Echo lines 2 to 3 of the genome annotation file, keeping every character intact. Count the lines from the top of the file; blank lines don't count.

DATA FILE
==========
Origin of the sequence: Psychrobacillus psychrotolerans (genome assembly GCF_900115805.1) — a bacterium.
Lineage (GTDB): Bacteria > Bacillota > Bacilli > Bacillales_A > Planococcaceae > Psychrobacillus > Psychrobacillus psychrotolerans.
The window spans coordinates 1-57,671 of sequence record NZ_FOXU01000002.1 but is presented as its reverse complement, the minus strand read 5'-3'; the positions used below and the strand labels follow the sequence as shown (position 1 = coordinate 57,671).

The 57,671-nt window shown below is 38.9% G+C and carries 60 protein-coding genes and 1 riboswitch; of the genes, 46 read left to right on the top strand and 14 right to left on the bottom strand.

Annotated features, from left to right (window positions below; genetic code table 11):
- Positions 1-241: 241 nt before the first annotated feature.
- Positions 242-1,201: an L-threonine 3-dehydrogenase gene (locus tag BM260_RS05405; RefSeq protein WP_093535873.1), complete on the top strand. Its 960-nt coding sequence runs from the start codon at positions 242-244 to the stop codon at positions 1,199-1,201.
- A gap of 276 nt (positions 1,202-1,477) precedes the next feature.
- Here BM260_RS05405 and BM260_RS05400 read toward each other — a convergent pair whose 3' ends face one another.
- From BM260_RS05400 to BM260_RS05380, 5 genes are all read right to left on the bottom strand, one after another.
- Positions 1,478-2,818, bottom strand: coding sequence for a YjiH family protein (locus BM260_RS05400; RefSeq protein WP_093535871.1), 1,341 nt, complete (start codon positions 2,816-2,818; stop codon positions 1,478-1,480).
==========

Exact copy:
Lineage (GTDB): Bacteria > Bacillota > Bacilli > Bacillales_A > Planococcaceae > Psychrobacillus > Psychrobacillus psychrotolerans.
The window spans coordinates 1-57,671 of sequence record NZ_FOXU01000002.1 but is presented as its reverse complement, the minus strand read 5'-3'; the positions used below and the strand labels follow the sequence as shown (position 1 = coordinate 57,671).